Sony’s great hope for this quarter, at least following the universally mediocre reception for The Order: 1886, Bloodborne is carrying a lot of weight on its shoulders, and rightly so. Although the name may not sound familiar to some, this is a game that has an insane amount in common with its spiritual forebears Demon’s Souls, Dark Souls and Dark Souls II.
Coming from developer From Software, a studio that has established itself as a breeding ground for some of the most punishing games ever created ( and I’m not just saying that by today’s admittedly low difficulty standards), Bloodborne is a game that millions will already be all too familiar with - in the best possible way. Following a major downturn in the quality and quantity of PlayStation 4 titles over the past six months or so, there’s a lot riding on the success of this game, something that’s more than a tad risky given the fact that it’s about as far removed from the big- selling AAA titles we’re used to. Here, every battle is potentially a killer, every turn a potential pitfall and every modicum of enjoyment hard- earned and flanked on either side by crushing frustration. This is a Souls game in all but name, and it is glorious. There has always been a lot more to the Souls games than an unforgiving difficulty curve, and Bloodborne is no different. From Software continues to excel with a masterful grasp of level design, beautifully crafted atmosphere and tension, and dark, introspective narratives that are often forgotten about amidst the countless deaths. But they’re there, and they continue to play a major part in what makes the studio’s output so incredibly refreshing in the current climate. For all that’s familiar here, though, Bloodborne isn’t afraid to forge its own path. For starters, where the previous titles’ storylines unravelled subtly, lurking beneath the carnage for those who really wanted to put the effort in to learn the universe’s mythology, things are a lot more obvious here. A traveller to the city of Yharnam searching for a fabled cure, our hero finds himself trapped in a nightmarish reality, the city’s inhabitants either transformed into vile monstrosities or hidden away from view, meek and desolate, just praying for an end to the madness. Religion plays a big part here, and that may offend those staunch in their Christian beliefs, as From plays with the ideas behind submitting to not a higher power, necessarily, but the humans who claim to represent it. It’s fitting that such weighty subject matter finds itself twisting and turning around a game so heavily focussed on death: if you’re not killing, you’re being killed. And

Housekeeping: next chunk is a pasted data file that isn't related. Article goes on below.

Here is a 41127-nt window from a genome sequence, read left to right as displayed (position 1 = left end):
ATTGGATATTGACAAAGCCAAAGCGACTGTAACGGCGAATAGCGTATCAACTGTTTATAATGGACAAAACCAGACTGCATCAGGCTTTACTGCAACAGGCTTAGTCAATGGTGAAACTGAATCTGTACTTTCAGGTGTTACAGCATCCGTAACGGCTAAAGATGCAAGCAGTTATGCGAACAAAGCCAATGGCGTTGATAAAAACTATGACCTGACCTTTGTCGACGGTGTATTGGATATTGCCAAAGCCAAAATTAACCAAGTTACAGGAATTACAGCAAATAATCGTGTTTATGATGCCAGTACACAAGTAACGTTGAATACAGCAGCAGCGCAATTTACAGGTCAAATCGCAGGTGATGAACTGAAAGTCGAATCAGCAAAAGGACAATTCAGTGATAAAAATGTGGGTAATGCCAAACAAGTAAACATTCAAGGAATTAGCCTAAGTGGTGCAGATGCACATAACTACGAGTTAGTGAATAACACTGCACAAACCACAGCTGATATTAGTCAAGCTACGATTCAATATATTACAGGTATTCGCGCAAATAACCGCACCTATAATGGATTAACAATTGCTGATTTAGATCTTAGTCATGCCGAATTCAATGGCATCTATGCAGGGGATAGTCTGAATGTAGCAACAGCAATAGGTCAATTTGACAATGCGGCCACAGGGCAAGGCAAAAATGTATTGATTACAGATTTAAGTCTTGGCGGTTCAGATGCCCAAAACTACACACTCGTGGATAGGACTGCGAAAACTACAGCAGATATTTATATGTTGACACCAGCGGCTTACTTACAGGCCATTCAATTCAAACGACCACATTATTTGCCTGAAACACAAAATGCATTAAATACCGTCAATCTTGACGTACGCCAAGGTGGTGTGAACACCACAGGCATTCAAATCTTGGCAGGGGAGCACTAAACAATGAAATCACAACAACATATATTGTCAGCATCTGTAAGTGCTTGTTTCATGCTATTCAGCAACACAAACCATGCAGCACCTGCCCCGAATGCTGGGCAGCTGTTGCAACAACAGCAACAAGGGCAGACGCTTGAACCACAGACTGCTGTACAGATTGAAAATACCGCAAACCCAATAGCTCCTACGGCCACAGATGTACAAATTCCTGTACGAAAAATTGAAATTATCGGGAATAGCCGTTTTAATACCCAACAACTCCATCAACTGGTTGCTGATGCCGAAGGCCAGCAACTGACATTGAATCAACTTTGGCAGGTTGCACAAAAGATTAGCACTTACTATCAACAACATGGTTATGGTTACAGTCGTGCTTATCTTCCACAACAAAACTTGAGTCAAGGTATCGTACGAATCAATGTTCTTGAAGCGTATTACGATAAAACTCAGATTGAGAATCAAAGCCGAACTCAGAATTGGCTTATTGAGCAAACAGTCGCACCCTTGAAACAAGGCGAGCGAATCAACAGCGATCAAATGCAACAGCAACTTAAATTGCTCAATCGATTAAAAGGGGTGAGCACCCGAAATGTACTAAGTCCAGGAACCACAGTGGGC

more often than not it’s the latter. Despite the frequent deaths and blatant lack of hand- holding, Bloodborne’s combat is truly fantastic. Sure, you’ll spend a good deal of time scratching your head trying to figure out what exactly just happened, but maybe the fifth, tenth or twentieth time it’ll start to make a little more sense. Attack- minded players should find they have a slightly easier time here than they did in the Souls games, with aggression rewarded above cautious play, perhaps best illustrated by the fact that you’ll need to dodge attacks rather than blocking them - a brave move by From. The removal of the block functionality is balanced by a new combat mechanic that allows you to regain some health following a successful strike from an enemy if you can retaliate within a set time- frame. Bloodborne knows you’re going to take damage, but it at least offers you a way to minimize its effects; an unexpected piece of lenience from its developers. That doesn’t mean that you can run around like you’re playing a meleefocussed Call of Duty clone, though. Knowing when to pick a fight and when to avoid trouble will play a big part in your progress, as will the third option of finding somewhere safe to observe from ( after being unexpectedly killed half a dozen times, of course), before making your final decision on how best to progress. Unlike its predecessors, Bloodborne isn’t afraid to throw the kitchen sink at players, making crowd control a hugely important part of the game ( we had to pay for that increased focus on attacking play somehow). It’s not uncommon to find yourself up against half a dozen or more enemies at any given time, with each smarter and with more potential for death than most end of level bosses in other games. The fact that firearms are present here doesn’t make things any easier, thanks to extremely limited ammunition resources and the fact that guns are, for the most part, not all that useful against most of the game’s enemies, and much better used as a means to throw your enemies off guard before attacking from closer quarters. Both visually and in terms of level design, From Software has clearly set out to make the player as uncomfortable as possible. The aforementioned religious overtones go a long way to helping with that, but it’s more down to the increased focus on the horror elements of the game overall. This isn’t a title that’s afraid to throw out the cheap scares when it feels you might be settling into some semblance of routine or comfort, with something nasty almost always lurking around the corner, waiting to pounce or startle you with bloodcurdling screams and moans. For a game that’s by no means a survival horror, it manages the task astonishingly well. In fact, pretty much everything in Bloodborne, painfully slow loading times aside, is just about as polished and refined as you would have hoped. At its core it’s the same as the Souls games, but it manages to toy with the player in so many more ways that it stands out as a unique experience, while changes to key mechanics help differentiate it even further. As with the previous games in the family it’s far from a cakewalk, and you will perish over, and over, and over again, but that’s part of the experience. Those who succeed will be the ones who are willing to observe, learn and adapt to the game, accepting the fact that its logic isn’t always in line with established gaming tropes. Those who cannot adapt will fail, over and over again - and that’s what makes Bloodborne so great.